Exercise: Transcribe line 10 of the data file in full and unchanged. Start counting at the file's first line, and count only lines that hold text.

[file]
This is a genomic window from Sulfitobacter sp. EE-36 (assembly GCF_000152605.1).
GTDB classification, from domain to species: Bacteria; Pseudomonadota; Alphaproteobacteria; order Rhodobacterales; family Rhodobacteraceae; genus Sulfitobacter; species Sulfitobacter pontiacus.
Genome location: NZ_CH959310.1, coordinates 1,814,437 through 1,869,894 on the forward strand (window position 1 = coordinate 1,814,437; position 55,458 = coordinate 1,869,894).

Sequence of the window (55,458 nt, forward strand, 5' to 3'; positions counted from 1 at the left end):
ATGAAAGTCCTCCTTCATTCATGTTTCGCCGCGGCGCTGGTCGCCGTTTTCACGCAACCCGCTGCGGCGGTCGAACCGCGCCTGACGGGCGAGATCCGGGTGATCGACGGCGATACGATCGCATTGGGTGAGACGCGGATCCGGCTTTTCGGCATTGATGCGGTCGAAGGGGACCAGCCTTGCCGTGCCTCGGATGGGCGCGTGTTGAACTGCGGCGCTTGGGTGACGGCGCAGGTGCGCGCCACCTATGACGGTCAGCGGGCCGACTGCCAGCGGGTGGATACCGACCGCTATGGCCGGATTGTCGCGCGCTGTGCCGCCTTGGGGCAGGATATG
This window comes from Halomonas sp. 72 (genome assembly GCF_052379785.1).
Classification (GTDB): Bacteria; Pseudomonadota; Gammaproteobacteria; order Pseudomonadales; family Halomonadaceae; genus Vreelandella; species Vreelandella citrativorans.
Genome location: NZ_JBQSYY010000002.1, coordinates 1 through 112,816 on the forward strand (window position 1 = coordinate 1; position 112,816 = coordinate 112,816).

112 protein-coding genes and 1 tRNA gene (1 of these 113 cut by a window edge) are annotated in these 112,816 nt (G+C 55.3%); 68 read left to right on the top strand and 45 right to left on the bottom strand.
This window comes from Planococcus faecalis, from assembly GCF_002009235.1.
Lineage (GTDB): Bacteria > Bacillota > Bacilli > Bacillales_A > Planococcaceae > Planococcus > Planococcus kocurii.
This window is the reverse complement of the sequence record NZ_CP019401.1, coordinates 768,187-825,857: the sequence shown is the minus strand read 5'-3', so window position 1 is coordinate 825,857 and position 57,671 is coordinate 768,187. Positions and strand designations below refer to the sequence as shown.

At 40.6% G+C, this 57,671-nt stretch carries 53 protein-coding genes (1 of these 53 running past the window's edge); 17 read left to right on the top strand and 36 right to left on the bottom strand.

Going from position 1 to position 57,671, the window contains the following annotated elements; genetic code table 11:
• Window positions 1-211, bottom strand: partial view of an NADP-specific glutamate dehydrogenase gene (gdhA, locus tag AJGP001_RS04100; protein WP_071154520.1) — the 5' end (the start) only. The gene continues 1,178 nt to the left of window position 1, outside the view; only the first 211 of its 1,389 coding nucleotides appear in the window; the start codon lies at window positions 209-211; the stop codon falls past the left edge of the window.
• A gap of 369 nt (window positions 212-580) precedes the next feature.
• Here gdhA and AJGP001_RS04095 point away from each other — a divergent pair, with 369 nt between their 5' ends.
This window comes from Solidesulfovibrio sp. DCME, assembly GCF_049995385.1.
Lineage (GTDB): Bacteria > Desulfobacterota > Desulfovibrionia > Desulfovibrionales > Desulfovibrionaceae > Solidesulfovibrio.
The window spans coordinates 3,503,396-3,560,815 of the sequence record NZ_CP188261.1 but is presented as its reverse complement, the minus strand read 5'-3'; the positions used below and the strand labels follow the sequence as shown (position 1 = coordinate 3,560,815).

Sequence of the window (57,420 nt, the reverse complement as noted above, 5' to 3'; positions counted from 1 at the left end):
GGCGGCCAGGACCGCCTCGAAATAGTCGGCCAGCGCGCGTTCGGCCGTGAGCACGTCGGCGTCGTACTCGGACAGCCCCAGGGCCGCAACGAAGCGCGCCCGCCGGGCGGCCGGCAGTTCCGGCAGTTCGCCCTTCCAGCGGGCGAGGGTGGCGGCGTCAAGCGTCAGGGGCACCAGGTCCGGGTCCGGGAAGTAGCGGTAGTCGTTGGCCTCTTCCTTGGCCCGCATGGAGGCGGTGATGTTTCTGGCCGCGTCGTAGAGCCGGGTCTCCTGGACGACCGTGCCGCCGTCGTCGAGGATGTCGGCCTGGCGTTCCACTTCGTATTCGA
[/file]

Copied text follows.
This window comes from Planococcus faecalis, from assembly GCF_002009235.1.